National Teacher Certification Labeled a ‘Hoax’

Published April 1, 2004

Despite the exalted rank implied by the term “National Board Certified,” the content knowledge required of K-12 teachers who want to earn such a title through the National Board for Professional Teaching Standards (NBPTS) is only that of an advanced high school class, according to a recent commentary published in the Teacher College Record under the title, “National Board Certification of Teachers: A Billion Dollar Hoax.”

“[D]espite claims to the contrary, the standards for National Board Certification of Teachers are closer to entry level standards for teachers and … teachers who attain such certification do not deserve the humongous pay raises and other incentives that have been lavished on them,” reported M.O. Thirunarayanan, an associate professor in the College of Education, and an associate dean in the University Graduate School, at Florida International University in Miami, Florida.

This is not the first time the wisdom of paying bonuses to nationally certified teachers has been questioned when there is no evidence they perform better than the average teacher in terms of student achievement. Michael Podgursky of the University of Missouri raised the issue in Education Next in 2001, and J.E. Stone of East Tennessee State University conducted research in 2002 that showed national board certified teachers in Tennessee performed no better than the average teacher in terms of student achievement gains. (See “Nationally Certified Teachers Come Up Short on Achievement,” School Reform News, August 2002.)

When he saw how much additional pay teachers received for becoming nationally certified–a 10 percent pay hike in Florida and bonuses up to $7,500 a year in other states or school districts–Thirunarayanan became curious about the standards NBPTS applies for certification.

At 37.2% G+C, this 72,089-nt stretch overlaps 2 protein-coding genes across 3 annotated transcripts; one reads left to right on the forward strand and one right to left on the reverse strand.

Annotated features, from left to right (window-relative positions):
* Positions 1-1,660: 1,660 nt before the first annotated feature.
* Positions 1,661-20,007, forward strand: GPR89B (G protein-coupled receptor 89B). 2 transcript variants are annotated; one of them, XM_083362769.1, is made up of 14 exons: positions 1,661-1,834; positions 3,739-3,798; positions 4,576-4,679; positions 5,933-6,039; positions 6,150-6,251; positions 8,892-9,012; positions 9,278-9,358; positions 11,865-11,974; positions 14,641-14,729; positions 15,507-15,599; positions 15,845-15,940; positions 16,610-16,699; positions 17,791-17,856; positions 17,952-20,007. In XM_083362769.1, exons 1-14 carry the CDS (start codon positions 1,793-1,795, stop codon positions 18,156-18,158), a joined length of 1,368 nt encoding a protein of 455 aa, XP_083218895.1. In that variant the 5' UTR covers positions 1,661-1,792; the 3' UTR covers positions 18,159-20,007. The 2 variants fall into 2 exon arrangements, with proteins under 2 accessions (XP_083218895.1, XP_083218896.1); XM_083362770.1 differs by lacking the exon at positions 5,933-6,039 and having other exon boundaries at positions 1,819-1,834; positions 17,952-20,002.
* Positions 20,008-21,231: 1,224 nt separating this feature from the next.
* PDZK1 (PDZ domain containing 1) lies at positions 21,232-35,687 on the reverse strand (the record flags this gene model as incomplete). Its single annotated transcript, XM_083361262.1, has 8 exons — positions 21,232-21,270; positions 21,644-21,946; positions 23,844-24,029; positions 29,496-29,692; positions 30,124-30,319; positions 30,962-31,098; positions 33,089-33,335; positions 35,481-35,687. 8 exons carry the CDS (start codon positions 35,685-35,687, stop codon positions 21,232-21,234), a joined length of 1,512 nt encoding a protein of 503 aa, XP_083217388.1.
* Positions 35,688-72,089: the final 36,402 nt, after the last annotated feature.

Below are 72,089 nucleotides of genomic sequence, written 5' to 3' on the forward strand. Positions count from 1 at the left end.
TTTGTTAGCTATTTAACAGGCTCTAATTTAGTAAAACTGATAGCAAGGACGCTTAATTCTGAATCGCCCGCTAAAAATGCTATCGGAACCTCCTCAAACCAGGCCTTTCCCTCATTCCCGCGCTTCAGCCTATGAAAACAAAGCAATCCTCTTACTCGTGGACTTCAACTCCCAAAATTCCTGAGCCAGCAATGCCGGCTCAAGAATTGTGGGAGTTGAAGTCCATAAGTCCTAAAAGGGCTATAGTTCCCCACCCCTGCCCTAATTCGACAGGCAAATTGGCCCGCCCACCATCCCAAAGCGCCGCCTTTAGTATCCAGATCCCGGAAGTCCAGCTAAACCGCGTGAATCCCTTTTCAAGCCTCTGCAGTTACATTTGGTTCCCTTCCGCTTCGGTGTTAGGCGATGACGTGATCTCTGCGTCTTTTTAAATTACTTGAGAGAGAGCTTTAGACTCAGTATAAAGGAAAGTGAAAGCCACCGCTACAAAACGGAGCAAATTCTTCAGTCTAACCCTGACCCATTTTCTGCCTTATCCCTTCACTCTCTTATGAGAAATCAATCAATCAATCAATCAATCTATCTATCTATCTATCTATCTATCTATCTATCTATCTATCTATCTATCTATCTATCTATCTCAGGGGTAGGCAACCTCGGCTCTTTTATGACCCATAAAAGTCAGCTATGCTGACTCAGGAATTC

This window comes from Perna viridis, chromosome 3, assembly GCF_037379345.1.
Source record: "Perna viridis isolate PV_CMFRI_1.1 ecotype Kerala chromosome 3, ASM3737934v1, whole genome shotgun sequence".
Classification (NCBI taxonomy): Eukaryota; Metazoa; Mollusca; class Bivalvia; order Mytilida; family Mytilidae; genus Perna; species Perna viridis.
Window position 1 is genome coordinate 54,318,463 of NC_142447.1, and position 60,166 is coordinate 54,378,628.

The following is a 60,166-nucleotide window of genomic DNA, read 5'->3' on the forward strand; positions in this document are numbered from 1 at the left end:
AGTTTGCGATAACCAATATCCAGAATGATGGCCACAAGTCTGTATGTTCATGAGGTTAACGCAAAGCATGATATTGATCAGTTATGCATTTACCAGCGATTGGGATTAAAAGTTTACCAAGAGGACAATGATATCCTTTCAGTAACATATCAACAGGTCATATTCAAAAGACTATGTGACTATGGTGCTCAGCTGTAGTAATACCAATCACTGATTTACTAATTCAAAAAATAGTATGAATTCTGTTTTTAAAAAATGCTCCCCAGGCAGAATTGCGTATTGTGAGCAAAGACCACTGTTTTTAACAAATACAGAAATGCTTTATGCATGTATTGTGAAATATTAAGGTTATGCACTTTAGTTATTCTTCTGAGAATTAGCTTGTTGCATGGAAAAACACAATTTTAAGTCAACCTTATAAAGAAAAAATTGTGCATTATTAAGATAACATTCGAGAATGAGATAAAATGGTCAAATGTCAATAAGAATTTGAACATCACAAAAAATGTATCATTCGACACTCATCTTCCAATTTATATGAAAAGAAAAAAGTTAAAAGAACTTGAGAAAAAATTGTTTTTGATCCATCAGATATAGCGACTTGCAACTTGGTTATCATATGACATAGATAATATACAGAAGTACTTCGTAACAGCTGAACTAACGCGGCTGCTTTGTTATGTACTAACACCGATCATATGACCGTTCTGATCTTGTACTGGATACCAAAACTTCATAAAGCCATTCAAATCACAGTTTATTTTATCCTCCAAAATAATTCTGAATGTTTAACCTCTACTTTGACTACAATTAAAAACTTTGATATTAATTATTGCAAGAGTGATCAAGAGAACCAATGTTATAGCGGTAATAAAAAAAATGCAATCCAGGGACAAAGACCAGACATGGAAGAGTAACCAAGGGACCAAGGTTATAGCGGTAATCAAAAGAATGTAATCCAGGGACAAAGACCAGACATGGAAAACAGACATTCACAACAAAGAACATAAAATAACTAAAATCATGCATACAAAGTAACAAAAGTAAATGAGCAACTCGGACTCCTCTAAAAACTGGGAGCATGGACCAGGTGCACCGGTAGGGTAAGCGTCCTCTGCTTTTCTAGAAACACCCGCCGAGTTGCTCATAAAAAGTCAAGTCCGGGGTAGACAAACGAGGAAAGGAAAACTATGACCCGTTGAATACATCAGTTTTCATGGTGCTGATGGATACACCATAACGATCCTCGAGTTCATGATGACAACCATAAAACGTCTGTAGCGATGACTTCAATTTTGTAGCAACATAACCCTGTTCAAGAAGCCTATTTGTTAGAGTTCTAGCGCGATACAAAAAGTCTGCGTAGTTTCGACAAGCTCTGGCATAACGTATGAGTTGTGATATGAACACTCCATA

According to NBPTS, the certification effort has cost $315.5 million at the national level. When state and local spending is included, Thirunarayanan estimates a total cost of a half-billion dollars to date and a billion dollars within a few years.

When he started his examination of NBPTS standards, Thirunarayanan said he had hoped to find a truly high-level qualification with rigorous and challenging content requirements.

“But I found otherwise,” he told School Reform News. Examining the standards in two NBPTS science certifications, he discovered the science content requirements to be very similar to the science content students are expected to know by the time they graduate from high school.

“The National Board Certification for Teachers is by no means a high-level certification,” concluded Thirunarayanan. “It is at best equal to entry-level certification for teachers.”

It is the weak content standards that particularly concern Thirunarayanan. “You can’t use pedagogy to teach what you don’t know,” he warns. But he was unimpressed by other aspects of NBPTS certification, too.

According to NBPTS, its National Board Certification process is based on “standards that describe the highest level of teaching in different disciplines.” The process seeks to identify “teachers who effectively enhance student learning” and demonstrate a “high level” of knowledge and skills “as reflected” in the following five core propositions:

  • Teachers are committed to students and their learning.
  • Teachers know the subjects they teach and how to teach those subjects to students.
  • Teachers are responsible for managing and monitoring student learning.